This is the danger with older DPs and that guaranteed third year. The gut-punch, though, is neither Mauricio Pereyra (0g/3a from September onward) nor Chris Mueller (1g/2a from September onward) helped pick up the slack.

It was down to Dike and set pieces, and that’s just not enough.

2022 Preview

Five Players to Build Upon:

  • Robin Jansson (CB): The 30-year-old is a very good defender who also happens to be one of the best passing center backs in the league.
  • Antonio Carlos (CB): A rugged, mobile and natural CB partner for Jansson. Pretty easy to bring these two guys back as the foundation.
  • Jhegson Mendez (CM): He hasn’t quite leveled up to Best XI-caliber as his talent says he should, but Mendez was mostly very good and occasionally excellent this year, and is just hitting his prime.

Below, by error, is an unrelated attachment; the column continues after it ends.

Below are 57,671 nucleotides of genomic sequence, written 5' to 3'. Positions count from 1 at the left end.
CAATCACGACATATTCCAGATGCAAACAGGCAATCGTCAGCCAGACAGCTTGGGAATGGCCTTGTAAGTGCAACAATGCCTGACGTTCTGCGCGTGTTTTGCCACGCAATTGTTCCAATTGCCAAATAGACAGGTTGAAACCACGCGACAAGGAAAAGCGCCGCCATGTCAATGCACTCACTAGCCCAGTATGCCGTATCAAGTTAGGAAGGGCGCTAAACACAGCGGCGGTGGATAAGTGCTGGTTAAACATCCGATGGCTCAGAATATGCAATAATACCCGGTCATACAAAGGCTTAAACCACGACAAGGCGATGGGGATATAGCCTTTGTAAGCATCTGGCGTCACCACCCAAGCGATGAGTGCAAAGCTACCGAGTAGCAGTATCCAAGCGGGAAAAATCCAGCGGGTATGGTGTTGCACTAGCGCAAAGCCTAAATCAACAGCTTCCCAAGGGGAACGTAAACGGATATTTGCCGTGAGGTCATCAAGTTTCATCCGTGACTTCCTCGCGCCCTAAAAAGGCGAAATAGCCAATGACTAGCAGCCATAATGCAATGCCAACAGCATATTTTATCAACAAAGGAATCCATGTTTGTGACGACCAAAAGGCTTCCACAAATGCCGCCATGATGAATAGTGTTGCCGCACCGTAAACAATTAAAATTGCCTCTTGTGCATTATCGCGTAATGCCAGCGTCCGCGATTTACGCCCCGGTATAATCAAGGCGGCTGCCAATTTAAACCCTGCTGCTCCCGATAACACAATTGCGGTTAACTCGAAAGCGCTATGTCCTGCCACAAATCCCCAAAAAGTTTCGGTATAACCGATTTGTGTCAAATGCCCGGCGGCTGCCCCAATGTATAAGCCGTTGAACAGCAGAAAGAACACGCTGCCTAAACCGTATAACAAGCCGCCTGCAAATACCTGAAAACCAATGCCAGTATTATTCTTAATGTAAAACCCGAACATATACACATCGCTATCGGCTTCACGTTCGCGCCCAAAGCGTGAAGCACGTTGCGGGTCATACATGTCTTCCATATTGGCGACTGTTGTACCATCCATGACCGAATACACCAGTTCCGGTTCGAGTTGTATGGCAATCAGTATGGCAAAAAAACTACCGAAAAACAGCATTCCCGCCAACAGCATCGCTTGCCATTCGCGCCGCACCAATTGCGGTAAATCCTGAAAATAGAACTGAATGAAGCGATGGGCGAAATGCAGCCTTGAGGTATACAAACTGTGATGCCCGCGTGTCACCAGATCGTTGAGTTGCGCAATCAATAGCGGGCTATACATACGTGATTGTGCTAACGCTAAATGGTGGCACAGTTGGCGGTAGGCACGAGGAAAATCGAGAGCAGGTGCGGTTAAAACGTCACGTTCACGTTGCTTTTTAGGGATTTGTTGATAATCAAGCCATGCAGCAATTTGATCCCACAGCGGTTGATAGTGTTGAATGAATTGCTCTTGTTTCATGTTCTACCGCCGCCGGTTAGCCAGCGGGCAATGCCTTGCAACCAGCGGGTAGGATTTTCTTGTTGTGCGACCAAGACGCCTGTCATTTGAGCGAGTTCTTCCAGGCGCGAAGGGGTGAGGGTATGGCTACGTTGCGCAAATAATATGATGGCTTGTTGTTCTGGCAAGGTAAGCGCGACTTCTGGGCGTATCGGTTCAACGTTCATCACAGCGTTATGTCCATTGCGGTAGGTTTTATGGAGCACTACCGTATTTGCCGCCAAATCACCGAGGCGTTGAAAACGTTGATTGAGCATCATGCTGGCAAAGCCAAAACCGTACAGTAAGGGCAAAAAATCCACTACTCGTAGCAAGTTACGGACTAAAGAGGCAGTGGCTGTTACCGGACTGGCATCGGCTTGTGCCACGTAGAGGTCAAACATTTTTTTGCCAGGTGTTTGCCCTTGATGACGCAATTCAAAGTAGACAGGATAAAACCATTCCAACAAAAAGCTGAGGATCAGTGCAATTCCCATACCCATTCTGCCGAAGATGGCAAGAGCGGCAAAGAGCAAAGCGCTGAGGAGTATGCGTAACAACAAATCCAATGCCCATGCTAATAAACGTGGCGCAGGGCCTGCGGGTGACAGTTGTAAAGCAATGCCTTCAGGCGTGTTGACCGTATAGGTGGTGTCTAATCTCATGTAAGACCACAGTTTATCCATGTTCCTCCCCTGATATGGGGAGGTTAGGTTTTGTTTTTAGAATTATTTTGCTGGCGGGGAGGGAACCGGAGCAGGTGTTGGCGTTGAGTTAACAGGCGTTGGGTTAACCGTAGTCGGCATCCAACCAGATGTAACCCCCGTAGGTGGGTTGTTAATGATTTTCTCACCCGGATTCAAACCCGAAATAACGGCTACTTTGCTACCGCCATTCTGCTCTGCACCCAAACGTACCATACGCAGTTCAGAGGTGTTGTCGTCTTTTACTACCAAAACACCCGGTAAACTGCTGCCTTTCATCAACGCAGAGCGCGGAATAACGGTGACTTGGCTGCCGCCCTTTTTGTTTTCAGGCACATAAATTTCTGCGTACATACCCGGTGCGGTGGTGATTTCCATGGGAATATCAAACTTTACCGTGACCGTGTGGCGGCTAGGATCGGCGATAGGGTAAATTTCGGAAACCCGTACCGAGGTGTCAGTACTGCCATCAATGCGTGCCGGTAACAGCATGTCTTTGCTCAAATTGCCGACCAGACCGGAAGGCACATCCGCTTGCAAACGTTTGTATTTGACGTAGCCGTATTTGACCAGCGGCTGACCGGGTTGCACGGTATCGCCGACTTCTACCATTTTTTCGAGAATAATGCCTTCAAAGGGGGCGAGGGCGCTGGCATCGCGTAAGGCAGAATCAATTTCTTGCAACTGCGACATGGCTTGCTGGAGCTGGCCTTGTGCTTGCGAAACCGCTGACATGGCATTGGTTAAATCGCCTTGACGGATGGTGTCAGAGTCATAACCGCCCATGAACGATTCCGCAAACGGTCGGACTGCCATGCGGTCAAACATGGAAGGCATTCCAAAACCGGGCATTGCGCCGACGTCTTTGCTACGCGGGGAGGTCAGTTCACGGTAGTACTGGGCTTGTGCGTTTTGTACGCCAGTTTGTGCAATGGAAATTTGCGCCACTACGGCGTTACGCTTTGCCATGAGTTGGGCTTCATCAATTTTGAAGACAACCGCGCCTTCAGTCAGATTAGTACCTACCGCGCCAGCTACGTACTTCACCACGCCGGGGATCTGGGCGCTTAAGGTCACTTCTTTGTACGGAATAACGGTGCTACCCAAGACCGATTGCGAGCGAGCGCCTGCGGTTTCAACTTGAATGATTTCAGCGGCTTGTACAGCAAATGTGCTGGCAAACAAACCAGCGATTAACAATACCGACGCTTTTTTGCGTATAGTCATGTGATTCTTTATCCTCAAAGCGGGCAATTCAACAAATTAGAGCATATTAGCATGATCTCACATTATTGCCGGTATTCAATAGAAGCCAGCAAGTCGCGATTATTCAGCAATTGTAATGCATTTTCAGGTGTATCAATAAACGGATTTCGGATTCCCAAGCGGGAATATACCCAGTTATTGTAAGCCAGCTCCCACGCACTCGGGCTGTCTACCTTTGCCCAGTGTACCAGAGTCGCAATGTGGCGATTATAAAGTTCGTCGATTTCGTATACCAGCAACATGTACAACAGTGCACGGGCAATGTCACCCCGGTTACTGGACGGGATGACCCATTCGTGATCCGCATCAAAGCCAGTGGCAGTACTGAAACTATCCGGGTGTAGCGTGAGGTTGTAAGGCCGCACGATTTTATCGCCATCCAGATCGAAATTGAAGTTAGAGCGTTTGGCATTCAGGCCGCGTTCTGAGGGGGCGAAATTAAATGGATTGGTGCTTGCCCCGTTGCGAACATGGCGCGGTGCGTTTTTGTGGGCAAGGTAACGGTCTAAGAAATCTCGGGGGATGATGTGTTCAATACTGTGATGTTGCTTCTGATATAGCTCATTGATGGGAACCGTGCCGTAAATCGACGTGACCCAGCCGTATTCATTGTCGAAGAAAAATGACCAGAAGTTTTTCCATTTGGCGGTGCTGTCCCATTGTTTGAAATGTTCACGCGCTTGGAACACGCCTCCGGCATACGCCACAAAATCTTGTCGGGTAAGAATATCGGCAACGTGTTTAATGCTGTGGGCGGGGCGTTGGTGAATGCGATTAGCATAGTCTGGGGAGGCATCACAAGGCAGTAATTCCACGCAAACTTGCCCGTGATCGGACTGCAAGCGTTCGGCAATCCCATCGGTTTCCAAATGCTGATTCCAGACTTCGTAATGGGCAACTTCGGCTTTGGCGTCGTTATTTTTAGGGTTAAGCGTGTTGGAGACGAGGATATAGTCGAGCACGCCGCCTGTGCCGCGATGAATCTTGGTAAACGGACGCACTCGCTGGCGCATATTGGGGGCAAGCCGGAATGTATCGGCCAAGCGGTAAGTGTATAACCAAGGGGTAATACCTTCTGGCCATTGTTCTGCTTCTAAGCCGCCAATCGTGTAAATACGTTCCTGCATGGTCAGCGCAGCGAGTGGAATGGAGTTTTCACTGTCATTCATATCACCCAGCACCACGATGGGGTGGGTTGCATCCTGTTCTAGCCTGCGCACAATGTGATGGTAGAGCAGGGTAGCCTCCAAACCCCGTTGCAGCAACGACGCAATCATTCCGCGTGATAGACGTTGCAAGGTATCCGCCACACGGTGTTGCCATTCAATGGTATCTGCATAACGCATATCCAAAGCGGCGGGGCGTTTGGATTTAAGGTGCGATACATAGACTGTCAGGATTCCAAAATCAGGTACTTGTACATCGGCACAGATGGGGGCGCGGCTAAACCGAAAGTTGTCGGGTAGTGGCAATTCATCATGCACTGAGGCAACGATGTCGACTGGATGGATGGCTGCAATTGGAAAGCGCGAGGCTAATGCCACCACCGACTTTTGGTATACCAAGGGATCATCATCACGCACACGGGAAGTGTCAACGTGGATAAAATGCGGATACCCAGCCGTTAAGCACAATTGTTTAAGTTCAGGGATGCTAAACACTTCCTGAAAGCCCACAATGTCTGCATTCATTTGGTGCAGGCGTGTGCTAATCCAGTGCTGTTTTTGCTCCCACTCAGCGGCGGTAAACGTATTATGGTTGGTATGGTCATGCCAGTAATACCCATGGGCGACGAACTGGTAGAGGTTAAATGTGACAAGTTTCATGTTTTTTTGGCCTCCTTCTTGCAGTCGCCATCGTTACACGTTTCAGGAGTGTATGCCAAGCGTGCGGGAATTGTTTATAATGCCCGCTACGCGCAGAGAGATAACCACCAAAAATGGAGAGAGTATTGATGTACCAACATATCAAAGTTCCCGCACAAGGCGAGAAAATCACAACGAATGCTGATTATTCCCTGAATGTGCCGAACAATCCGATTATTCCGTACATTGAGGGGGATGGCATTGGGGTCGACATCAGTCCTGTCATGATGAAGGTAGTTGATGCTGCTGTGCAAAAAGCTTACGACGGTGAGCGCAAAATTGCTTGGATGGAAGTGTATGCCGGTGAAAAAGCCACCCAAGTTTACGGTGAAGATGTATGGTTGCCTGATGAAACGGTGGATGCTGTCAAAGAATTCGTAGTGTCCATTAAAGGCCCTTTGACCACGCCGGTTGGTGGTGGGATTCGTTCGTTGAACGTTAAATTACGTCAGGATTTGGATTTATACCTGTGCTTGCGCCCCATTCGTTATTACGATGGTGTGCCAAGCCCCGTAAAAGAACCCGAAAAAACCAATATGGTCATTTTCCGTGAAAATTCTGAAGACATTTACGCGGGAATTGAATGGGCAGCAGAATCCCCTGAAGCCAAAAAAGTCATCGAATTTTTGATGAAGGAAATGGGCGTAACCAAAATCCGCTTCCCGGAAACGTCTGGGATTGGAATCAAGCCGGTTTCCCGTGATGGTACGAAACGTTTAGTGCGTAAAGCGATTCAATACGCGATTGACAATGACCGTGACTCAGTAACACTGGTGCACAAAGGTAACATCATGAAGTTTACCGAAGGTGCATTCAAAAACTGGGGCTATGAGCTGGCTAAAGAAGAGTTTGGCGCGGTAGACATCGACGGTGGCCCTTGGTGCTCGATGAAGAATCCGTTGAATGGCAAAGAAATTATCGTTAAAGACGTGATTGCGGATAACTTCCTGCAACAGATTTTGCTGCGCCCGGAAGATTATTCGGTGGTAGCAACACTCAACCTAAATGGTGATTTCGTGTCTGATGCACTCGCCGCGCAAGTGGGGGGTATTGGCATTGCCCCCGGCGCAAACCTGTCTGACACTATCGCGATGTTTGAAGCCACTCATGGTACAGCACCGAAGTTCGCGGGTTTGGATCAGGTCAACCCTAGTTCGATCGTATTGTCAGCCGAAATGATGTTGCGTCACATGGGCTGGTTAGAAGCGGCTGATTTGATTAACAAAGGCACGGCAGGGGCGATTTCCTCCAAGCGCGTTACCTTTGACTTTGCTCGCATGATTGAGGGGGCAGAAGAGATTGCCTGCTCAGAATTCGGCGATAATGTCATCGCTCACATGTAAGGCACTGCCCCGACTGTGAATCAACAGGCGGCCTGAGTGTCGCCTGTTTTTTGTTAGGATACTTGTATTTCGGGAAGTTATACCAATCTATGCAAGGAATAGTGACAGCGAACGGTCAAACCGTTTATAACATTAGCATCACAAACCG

• Pedro Gallese (GK): Had an up-and-down year, and the underlying numbers don’t like him as much as the eye test, but I don’t think there’s a legit reason to move on from the 31-year-old.
  • Ruan (RB): The midfield’s inability to hold onto the ball meant he couldn’t get forward as often, which dampened his effect, but he’s still a weapon (even if his crossing, uh, needs some work).

Offseason Priority:

Nani’s gone. That’s an open DP slot. Pereyra’s out of contract and while they’re working to bring him back, I can’t imagine they’d plan to do so on a DP deal. They also have a third open DP slot.

How big do the new owners, the Wilfs, want to go? I think there’s an argument this foundation is a group that can win a title if they get three high-level DPs in – guys who are Best XI-caliber. Are they going to go that big?

And then beyond that, what happens with Dike? I don’t think there are any $20 million offers coming, but I also think the EPL interest in him was/is very, very real. Can they keep him? Should they?

There are at least three, and potentially four gigantic moves for this team to make this offseason. Clock’s tickin’.